Sensitivity analysis

Although we excluded participants working in the health sector or cleaning services and took asthma-specific job exposures into account as potential confounders, we aimed at validating our results by specifically looking at a subgroup most likely free of any relevant occupational exposure. Therefore, we conducted a sensitivity analysis including only those participants who reported to currently be students and who had not had any high-risk job for asthma so far.

Statistical analysis

The first part of the statistical analysis describes the distribution of the variables in the study sample showing absolute numbers (n) and percentages (%) for the categorical variables and arithmetical mean and SD for the continuous variable age. Then, multinomial logistic regression models were used to compare the groups incident asthma, persistent asthma and remittent asthma to the group never asthma as well as incident wheezing, persistent wheezing and remittent wheezing to the group never wheezing. All models calculated regression coefficients, ORs and 95% CI for the association between the exposure and the two outcome variables. The main exposure variables were the above-described frequency categories for spray and disinfectant use (no, low, medium and high use) with the ‘no use’ category serving as the reference group in all analyses. For the models examining disinfectants as exposure variable, the classification of frequency of the exposure had to be changed to the effect that low and medium use of disinfectants were merged into one common category to have sufficient numbers of subjects in every exposure category. All models were adjusted for the a priori chosen confounders sex (female/male), age (continuous in years), socioeconomic status (low/high), study centre (Dresden/Munich) and smoking status (never/former/current smoker). The other potential confounders were included based on a change-in-estimate-criterion with a cut-off of 10%. For the sensitivity analysis, the analysis strategy and technique remained the same. Missing data were assumed to be missing at random and imputed using Markov chain Monte Carlo methods with m=10 imputations.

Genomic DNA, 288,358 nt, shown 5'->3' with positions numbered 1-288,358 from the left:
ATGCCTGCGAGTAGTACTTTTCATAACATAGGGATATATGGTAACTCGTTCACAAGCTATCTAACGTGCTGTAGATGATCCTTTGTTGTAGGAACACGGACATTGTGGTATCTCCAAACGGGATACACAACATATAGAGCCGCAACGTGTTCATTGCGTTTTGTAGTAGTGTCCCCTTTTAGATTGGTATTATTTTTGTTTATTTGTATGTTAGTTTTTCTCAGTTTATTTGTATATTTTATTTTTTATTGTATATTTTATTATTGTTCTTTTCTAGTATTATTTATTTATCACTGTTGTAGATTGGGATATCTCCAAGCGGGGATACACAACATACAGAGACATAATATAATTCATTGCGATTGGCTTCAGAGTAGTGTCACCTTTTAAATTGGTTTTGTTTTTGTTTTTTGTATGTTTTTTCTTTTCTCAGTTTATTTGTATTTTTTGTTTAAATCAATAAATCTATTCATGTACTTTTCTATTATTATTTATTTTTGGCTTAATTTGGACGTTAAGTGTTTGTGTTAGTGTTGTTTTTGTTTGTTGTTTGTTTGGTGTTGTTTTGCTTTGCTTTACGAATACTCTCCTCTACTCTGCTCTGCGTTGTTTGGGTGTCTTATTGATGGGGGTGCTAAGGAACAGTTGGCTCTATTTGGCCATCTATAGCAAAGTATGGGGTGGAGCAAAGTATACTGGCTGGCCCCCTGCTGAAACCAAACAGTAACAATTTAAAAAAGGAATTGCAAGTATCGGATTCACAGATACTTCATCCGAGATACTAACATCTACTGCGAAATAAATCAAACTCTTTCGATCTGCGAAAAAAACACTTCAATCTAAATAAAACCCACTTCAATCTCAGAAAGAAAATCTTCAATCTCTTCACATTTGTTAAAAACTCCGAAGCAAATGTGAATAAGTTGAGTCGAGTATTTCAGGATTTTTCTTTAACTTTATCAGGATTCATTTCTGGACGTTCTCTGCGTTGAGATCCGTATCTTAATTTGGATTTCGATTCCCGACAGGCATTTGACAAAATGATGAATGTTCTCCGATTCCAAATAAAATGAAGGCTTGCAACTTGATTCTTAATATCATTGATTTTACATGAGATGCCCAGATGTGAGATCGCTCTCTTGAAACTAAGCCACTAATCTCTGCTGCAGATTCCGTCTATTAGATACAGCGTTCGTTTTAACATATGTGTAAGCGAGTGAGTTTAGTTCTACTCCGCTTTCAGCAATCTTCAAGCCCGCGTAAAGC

The statistical analyses were performed with SPSS V.23 and STATA V.12.


Descriptive statistics

Slightly more participants (55.6%) were female and about two-thirds of the subjects were classified as having high SES (table 1). With respect to the exposure variables, about 20% of the sample reported no use of sprays while more than two-thirds used sprays at least once a week. Concerning disinfectants, the vast majority of the study sample (83.8%) reported having not used any of them (table 1). A detailed description of the usage patterns of sprays and disinfectants can be found in online supplementary S2.

Table 1

Description of the demographic and exposure variables in the study sample (n=1695)

For both outcome variables, all study subjects were allocated to one of the four outcome groups as defined above. Of the participants, 5.4% reported current asthma; 28 (1.7% of the total sample) did not report asthma prevalence during the earlier stages and were thus counted as incident cases while 62 subjects (3.7%) indicated persistent asthma (figure 2). Regarding the second outcome variable, 289 participants (17.1%) indicated wheezing without cold or use of asthma medication within the last 12 months. Of these, 123 (7.3% of the total sample) reported new onset of wheezing. Slightly more subjects (9.9%) were classified into the persistent wheezing group (figure 2).

Figure 2

Distribution of the outcome categories never asthma/wheezing, incident asthma/wheezing, persistent asthma/wheezing and remittent asthma/wheezing in the study sample.

Association between exposure variables and current asthma

The adjusted multinomial logistic regression models yielded no clear indications for the association of spray use and asthma occurrence (table 2). Only for incident asthma versus never asthma, those with high use of sprays tended to have elevated odds compared with the no use group (OR 2.79, 95% CI 0.84 to 9.20). With regards to disinfectants, the OR for high use versus no use was statistically significantly related to incident asthma (OR 2.79, 95% CI 1.14 to 6.83) with some hints towards a dose–response relationship. In addition, the results indicated that low/medium use of disinfectants is associated with remission of asthma (OR 2.39, 95% CI 1.29 to 4.47).